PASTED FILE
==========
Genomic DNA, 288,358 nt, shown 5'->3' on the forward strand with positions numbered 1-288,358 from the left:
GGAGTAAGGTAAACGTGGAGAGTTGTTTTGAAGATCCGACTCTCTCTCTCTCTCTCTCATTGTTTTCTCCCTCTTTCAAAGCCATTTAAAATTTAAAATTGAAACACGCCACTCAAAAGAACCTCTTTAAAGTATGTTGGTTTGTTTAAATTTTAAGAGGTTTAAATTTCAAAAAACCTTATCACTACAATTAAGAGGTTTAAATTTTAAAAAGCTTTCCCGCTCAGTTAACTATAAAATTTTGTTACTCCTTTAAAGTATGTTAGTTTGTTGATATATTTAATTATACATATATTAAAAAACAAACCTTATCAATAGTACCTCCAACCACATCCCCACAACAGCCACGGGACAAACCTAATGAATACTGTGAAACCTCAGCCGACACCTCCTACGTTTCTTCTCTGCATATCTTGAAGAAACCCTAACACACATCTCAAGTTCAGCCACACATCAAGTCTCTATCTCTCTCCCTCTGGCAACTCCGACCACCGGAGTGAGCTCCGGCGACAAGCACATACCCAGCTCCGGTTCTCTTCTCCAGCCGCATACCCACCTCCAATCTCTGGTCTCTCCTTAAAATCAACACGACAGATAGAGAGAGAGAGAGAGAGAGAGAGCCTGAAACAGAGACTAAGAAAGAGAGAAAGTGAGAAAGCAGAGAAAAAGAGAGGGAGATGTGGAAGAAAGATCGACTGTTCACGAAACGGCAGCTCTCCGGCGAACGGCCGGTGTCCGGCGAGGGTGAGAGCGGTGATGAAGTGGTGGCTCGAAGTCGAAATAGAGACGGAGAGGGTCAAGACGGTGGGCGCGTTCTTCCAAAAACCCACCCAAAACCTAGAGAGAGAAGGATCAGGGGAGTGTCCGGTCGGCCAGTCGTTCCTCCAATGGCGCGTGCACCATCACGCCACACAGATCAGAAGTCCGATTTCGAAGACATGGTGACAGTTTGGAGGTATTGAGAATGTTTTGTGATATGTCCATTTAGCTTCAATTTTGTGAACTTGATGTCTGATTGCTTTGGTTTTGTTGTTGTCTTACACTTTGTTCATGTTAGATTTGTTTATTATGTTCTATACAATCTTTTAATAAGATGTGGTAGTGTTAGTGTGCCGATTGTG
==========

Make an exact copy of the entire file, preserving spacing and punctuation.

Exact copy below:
Genomic DNA, 288,358 nt, shown 5'->3' on the forward strand with positions numbered 1-288,358 from the left:
GGAGTAAGGTAAACGTGGAGAGTTGTTTTGAAGATCCGACTCTCTCTCTCTCTCTCTCATTGTTTTCTCCCTCTTTCAAAGCCATTTAAAATTTAAAATTGAAACACGCCACTCAAAAGAACCTCTTTAAAGTATGTTGGTTTGTTTAAATTTTAAGAGGTTTAAATTTCAAAAAACCTTATCACTACAATTAAGAGGTTTAAATTTTAAAAAGCTTTCCCGCTCAGTTAACTATAAAATTTTGTTACTCCTTTAAAGTATGTTAGTTTGTTGATATATTTAATTATACATATATTAAAAAACAAACCTTATCAATAGTACCTCCAACCACATCCCCACAACAGCCACGGGACAAACCTAATGAATACTGTGAAACCTCAGCCGACACCTCCTACGTTTCTTCTCTGCATATCTTGAAGAAACCCTAACACACATCTCAAGTTCAGCCACACATCAAGTCTCTATCTCTCTCCCTCTGGCAACTCCGACCACCGGAGTGAGCTCCGGCGACAAGCACATACCCAGCTCCGGTTCTCTTCTCCAGCCGCATACCCACCTCCAATCTCTGGTCTCTCCTTAAAATCAACACGACAGATAGAGAGAGAGAGAGAGAGAGAGAGCCTGAAACAGAGACTAAGAAAGAGAGAAAGTGAGAAAGCAGAGAAAAAGAGAGGGAGATGTGGAAGAAAGATCGACTGTTCACGAAACGGCAGCTCTCCGGCGAACGGCCGGTGTCCGGCGAGGGTGAGAGCGGTGATGAAGTGGTGGCTCGAAGTCGAAATAGAGACGGAGAGGGTCAAGACGGTGGGCGCGTTCTTCCAAAAACCCACCCAAAACCTAGAGAGAGAAGGATCAGGGGAGTGTCCGGTCGGCCAGTCGTTCCTCCAATGGCGCGTGCACCATCACGCCACACAGATCAGAAGTCCGATTTCGAAGACATGGTGACAGTTTGGAGGTATTGAGAATGTTTTGTGATATGTCCATTTAGCTTCAATTTTGTGAACTTGATGTCTGATTGCTTTGGTTTTGTTGTTGTCTTACACTTTGTTCATGTTAGATTTGTTTATTATGTTCTATACAATCTTTTAATAAGATGTGGTAGTGTTAGTGTGCCGATTGTG